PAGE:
NFC-enabled Nokia laptop/netbook in the works?
Continuing from my previous post, I wonder what in the world Nokia will actually announce on the very first day of Nokia World 2008. There haven’t been any leaks happening recently, which is good for Nokia, but bad for us who want to know their latest devices and product offerings.
I originally believed that there will be no other major product announcements until February 2009 and Mobile World Congress, but obviously, that’s not the case. And if Robert Scoble’s short conversation with the Nokia exec who met him at Barcelona is any indication, we just might be seeing an entirely new kind of Nokia device by the time Nokia World kicks off in a few hours.
But aside from wild speculation and imaginative guessing, I’ve done some digging and these are the few things that I’ve found out.
New phones and Internet services
Handelsbanken analyst Jan Dworsky says, “I’m sure there will be a few new phones shown on Tuesday and Wednesday, something in the smartphone and touchscreen area,” according to a report from Reuters. I couldn’t have said it better myself. But that’s essentially a given, after all the clues provided by Nokia and Nokia-related sites, after all. The same report from where the earlier quote was taken also mentions an impending announcement of new Internet services from Nokia.
Desktop. Laptop. Pocket.
And if that snazzy, Nseries-themed countdown timer from Nokia that you’ve been seeing all day wasn’t enough, the Nokia World home page from Nokia’s site now shows a new banner, with the words “Desktop. Laptop. Pocket. Discover more,” written on it. So does this mean that Nokia is creating a computer of some sort, possibly a small laptop or netbook? I say likely.
The Nokia netbook
Then, a new research note from UBS analyst Maynard Um all but confirms my dearest speculation. Coincidence?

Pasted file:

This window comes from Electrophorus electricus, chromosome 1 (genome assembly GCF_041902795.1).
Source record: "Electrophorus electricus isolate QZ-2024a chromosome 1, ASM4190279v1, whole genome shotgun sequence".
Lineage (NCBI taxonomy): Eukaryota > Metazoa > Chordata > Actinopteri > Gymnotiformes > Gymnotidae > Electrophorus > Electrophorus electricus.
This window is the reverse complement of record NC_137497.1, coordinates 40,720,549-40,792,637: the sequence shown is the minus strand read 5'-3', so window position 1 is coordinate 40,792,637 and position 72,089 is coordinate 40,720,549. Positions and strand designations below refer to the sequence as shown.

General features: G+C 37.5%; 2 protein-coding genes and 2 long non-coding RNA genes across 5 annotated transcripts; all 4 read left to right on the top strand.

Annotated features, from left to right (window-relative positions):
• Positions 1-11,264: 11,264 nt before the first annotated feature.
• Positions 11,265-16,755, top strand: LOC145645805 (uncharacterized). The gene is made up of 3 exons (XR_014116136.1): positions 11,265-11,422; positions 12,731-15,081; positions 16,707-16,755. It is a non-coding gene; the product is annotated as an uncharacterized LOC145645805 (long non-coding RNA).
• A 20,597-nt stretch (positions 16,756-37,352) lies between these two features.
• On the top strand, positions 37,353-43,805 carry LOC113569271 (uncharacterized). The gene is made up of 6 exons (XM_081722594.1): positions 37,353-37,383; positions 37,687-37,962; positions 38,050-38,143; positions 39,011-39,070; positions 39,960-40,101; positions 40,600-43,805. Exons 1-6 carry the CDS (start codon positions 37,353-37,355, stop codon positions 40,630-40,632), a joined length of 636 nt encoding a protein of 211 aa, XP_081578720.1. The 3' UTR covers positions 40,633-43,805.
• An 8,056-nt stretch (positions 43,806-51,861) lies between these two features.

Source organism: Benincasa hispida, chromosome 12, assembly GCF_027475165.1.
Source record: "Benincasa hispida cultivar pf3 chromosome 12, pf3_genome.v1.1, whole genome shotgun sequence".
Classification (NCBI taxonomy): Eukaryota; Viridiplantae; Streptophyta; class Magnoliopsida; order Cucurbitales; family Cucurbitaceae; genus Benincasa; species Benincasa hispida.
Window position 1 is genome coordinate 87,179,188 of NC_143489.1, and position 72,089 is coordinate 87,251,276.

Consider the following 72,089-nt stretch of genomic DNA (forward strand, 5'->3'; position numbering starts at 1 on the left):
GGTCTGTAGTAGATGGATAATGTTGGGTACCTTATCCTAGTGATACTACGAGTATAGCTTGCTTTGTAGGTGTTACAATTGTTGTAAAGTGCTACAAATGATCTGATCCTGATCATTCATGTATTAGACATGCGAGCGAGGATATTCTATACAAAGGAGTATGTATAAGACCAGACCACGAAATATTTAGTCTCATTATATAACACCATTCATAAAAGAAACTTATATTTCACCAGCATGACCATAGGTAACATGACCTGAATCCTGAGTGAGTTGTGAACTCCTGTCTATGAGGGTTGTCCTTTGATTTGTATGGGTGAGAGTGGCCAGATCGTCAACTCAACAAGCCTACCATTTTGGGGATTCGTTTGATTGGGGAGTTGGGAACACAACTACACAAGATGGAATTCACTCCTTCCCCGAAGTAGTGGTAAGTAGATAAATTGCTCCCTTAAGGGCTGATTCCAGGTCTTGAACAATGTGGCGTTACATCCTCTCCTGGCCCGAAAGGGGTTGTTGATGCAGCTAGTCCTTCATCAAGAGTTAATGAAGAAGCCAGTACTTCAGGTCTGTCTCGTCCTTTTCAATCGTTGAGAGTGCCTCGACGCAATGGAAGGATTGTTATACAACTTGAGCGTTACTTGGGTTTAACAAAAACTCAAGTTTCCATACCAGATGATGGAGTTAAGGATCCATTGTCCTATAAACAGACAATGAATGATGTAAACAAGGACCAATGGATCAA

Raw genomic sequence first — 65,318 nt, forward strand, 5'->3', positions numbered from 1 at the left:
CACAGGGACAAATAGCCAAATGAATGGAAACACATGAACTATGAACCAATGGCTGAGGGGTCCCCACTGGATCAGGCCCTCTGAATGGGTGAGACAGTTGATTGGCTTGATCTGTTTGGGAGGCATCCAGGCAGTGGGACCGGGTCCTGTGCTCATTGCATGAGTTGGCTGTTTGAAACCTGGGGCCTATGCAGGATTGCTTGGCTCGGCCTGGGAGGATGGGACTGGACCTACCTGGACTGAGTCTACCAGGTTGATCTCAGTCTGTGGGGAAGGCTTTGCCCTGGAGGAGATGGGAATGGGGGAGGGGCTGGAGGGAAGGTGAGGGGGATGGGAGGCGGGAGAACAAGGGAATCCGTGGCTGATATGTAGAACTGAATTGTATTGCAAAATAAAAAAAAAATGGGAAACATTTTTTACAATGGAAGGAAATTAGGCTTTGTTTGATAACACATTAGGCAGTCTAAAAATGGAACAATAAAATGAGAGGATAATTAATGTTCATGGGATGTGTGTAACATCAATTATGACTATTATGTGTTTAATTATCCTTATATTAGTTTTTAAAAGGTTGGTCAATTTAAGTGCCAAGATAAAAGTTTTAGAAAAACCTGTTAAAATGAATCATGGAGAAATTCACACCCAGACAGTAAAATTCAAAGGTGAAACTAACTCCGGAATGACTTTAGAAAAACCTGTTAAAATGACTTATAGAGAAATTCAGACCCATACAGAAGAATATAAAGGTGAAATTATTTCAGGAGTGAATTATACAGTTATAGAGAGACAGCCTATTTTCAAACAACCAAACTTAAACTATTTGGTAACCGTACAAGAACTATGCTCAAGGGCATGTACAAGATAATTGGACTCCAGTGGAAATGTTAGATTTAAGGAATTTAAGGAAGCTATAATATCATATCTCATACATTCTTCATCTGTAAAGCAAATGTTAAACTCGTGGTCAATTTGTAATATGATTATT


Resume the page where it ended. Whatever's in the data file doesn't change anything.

Pasted below are several key points from Um’s note, all of which reinforce the idea of a coming Nokia Internet tablet or new netbook-like device:
“Given the rise of net-books/dongles sales, convergence between high-end mobile phones and laptops, and forays by computer manufacturers (Apple, HP) into smartphones, we think it is only a matter of time before Nokia launches notebook type devices.”
“Our checks indicate Nokia may be working on a 9”-10” notebook/tablet PC with a second OLED display, touchpad, near field communication (NFC) capability, HDMI out, and Linux OS. Given its seemingly higher end functionality, we do not think it will compete in the traditional netbook (~US$400) market.”
In his research note, Um was also careful to mention that he doesn’t expect the new products to hit (if they’re even announced at all in the first place) until Q3 2009 at the earliest.
What this all comes down to
Well, there we have all the clues. Though we really can’t say for sure until we hear the official announcement straight from Nokia, all of what we’ve gathered point to the same idea: that Nokia is working a new, ground-breaking device that should bring it to the top of the smartphone heap and keep it there for years to come.
Whether it’s from the Nseries, Eseries, or their line of Internet Tablets, we don’t yet know. But it is going to be so big, that Nokia has exerted this much effort in promoting it. It’s so big that a Nokia exec can laugh at the Internet for not being able to break such juicy insider news.
What we can confirm, though, is that if Nokia doesn’t fulfill its implicit promise of an extraordinarily unique device (like the Nokia N95 was when it was first announced), we might as well say goodbye to it like we have said goodbye to Motorola. We won’t say it to their face, but we’ll just quietly walk out of their world, and into that of Apple, RIM, Samsung, or LG.
Personally, I would prefer a Nokia netbook. Powered by either the Symbian OS or Maemo, it might even take away the market share of currently existing netbooks from other manufacturers. But I guess a more powerful handheld smartphone would be enough. One that would last me the whole day or more, just like a cellphone, but enable me to do much more than I could ever be able to do on a 3.5-inch screened, candy-bar type device.
That’s about all I’ve got about the issue at hand. And as for Nokia, I have but one last thing to say: fail me, and you fail yourself. The world’s jaws are waiting. It’s up to you to make them drop.